My mother’s ancestors were from Obermochel, Pfalz, Bavaria, Germany. They emigrated in1740, and they helped found America. Mother loved the snow and Christmas. Mother you are so loved and missed. I am so grateful that I was blessed with such a wonderful mother, and He allowed me to keep you for 58 years of my life. You only had your mother for 36 years, but I am so grateful that you were able to share your memories of her with me. I was only 9 when she passed and I never got a chance to know her. Enjoy your time with your family in heaven. I hope to be with you and them again.
Jean Marie (Linderman)Frederick Mancill
|Birth:||Dec. 3, 1927
|Death:||Mar. 9, 2012
Jean Marie (Linderman)Frederick Mancill, daughter of (Phylis at birth) Phyllis “Phyl” Eugenia(Palen) Linderman and Harry William Linderman. Her mother died when she was only 36 of Hodgekin’s Disease. She never really got over it, but just had to learn to live with it.Granddaughter of Frank Joseph Palen and Emma Elsie (Claussen) Palen, also of Edward Francis Linderman and Gudrun Ivara (Lund)Linderman of Dubuque, Iowa.First husband LeRoy “Lee” Eugene Frederick. Married 15 November 1947, Liberty, Texas. Divorced 1968. the Frederick homestead was at 1709 Cheston Drive, Jacinto City, Texas 77029.
Six children together: Joseph Lee, Phyllis Jean, Sally Ann, Karl Thomas, Patricia Marie, and Sarah Kay Frederick.
Second husband Louis “Honey Lou” Clifford Mancill. Married 5 December 1968, Houston, Texas. The Mancill homestead was at 11039 Lafferty Oaks St, Houston, Texas.
My Mother and Dad made our house a home. We celebrated many a birthday, and all holidays at this home, at 11039 Lafferty Oaks St., in Houston, Texas.
He preceded her in death. No children of this union. One step son, Michieal Wayne Mancill, who was more like a brother. He was a part of our family.
She was the life of the party. She and my Dad loved music and dancing. Lou sang and played the guitar. She lived, she laughed and she loved. Lou called her his “satan pussycat”, and the “princess and the pea”. She was spoiled by my Dad. They spoiled each other. They were each other’s best friend. They were deeply in love.
Mother passed away at home surrounded with family that loved her. She just drifted off, and the angels came to get her. My consolation was she was not in pain, and not alone, and I was able to be there with her for her last six years of her life.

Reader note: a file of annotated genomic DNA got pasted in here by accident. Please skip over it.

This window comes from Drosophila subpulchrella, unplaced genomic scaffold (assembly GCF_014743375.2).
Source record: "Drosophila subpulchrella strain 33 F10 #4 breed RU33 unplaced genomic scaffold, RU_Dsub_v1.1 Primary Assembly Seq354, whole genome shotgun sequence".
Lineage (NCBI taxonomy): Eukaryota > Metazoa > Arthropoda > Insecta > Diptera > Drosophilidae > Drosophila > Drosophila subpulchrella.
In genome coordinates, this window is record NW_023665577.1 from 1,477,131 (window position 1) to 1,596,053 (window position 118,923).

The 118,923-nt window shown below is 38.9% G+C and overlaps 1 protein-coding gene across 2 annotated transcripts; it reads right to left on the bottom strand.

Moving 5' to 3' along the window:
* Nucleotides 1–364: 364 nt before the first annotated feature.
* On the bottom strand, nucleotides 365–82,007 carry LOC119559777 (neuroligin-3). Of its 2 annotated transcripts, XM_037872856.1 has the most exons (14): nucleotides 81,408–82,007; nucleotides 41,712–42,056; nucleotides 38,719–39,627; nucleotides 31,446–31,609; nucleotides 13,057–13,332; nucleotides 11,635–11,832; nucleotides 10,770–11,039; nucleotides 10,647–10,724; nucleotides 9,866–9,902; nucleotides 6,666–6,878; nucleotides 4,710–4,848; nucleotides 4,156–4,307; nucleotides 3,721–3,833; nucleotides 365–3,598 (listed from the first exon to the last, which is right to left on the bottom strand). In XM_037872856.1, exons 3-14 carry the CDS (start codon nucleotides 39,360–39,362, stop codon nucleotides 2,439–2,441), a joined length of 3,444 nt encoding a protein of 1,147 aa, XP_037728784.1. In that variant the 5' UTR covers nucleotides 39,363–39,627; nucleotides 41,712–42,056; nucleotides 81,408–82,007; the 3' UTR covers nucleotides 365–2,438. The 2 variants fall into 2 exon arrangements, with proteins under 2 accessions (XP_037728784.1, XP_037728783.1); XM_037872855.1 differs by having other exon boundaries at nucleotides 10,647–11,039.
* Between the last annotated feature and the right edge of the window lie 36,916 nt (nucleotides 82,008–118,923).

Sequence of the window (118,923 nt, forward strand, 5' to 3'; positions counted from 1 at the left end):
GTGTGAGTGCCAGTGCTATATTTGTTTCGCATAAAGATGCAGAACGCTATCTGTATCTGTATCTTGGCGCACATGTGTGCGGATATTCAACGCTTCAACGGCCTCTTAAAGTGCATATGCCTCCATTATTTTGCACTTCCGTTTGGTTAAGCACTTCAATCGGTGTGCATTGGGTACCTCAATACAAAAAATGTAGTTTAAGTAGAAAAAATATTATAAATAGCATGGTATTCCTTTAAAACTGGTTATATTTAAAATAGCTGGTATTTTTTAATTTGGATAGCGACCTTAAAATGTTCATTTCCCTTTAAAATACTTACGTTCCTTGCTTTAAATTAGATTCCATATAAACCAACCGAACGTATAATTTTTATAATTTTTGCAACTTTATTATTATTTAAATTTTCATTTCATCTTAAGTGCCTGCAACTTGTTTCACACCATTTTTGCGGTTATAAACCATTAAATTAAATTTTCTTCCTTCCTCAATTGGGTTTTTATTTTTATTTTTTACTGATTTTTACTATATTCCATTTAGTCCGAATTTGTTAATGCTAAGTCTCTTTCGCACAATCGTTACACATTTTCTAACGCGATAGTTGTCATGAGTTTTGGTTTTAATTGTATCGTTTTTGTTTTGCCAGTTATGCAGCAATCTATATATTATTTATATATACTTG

Mother just passed today, March 9, 2012, in Rosharon, Texas. She left us peacefully to be with Jesus. I am so grateful to have been able to spend the last six years living together with Mother. I am grateful that I was not working, so that I had the time to care for her. My sister, Phyllis and me took care of her at home just like she had wanted. We got to be even closer than ever.
She was blessed with a good life, and a good family. She really was always there with all of us six children, up until the last week of her life. She fell on Monday, and we think she had a mini stroke, she never was able to speak clearly after that. She passed away on Friday afternoon, in her sleep.
Mother left us just like she wanted to. She had dignity and respect from all who knew her. Everyone who knew her loved her. She was a very giving person, and always was there for her six children. Our family was a very loving, close-knit family.
Burial followed at the same Oaklawn Cemetery, where Aunt Yvonne Linderman (Levesque), Uncle Kenneth Jackson, and Aunt Yvarra “Billie” Linderman (Jackson) are buried.
|Created by: TEXAS TUDORS
Record added: Mar 10, 2012
Find A Grave Memorial# 86532980
Jean Marie Linderman Frederick and Leroy Eugene Frederick, Married 15 November 1947, Liberty, Texas
Sgt Abraham “Abraim” LindermanBirth:1810MontgomeryOrange CountyDeath:Sep. 2, 1893WinonaWinona CountyEnlisted in Civil War as Pvt. and promoted to Sgt. when he re-enlisted for the Union. A Yankee soldier. [ABRAHAM] A. LINDERMAN WAS A UNION [YANKEE] SOLDIER, ON 14 AUGUST 1862, A SERGEANT IN COMPANY F, OF THE 117th. ILLINOIS INFANTRY , ENLISTED IN CAIRO, ALEXANDER COUNTY, ILLINOIS; DURING THE CIVIL WAR BETWEEN 1862-1865, BOX #000539, EXTRACT # 0053, RECORD #0000169.He was born in New York. His parents moved from Germantown Twp, Philadelphia County, Pennsylvania to Montgomery, Orange County, New York.His ancestors settled in Germantown Twp., Pennsylvania in 1740. His ancestors helped found America. Our Linderman ancestors fought in the American Revolutionary War, the War of 1812, American Civil War.We are proud German descendants of the Linderman family, and the Hammell family were from England.Abraham married Mary Hammell 26 November 1835 in Newfield, Orange County, New York.They moved to Minnesota in 1856.Their homestead was at 231 E. Mark St, Winona, Minnesota.He and Mary had one child, Mary Linderman.God bless my poor ancestors, they lost so much.Abraham survived the Civil War, and lived until 1893 with his beloved wife Mary, in the Linderman Home place at 231 E. Mark St., Winona, Minnesota.His wife, Maria A. (Mary) (Hammel) Linderman, preceded him in death, in 1884.They are all buried together in the LINDERMAN Family Plot in Woodlawn Cemetery, Winona, Winona County, Minnesota.Family links:Spouse:Mary (Hammell) Linderman (1815 – 1884)Children:Mary Linderman (1859 – 1924)Burial:Woodlawn CemeteryWinonaWinona CountyMinnesota, USACreated by: TEXAS TUDORSRecord added: Aug 21, 2007Find A Grave Memorial# 21069099Related articles
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Finding Minnesota: Winona’s Cemetery Walk (minnesota.cbslocal.com)
New York, USA
New York, USA
Son of Johann Jacob Linderman and Catherine (McLean) Linderman
First Spouse: Margaret Ridner/Redner/
Marriage: 28 March 1793
Reformed Protestant Dutch Church of Shawangunk, Ulster, N.Y.
CHILDREN: child 1: unknown /Linderman/
birth 1811 (twin of Abraham)
Cayuta Twp., Tioga, New York
death 1811 child
2: Abraham /Linderman/ [my third great grandfather]
Cayuta Twp., Tioga, New York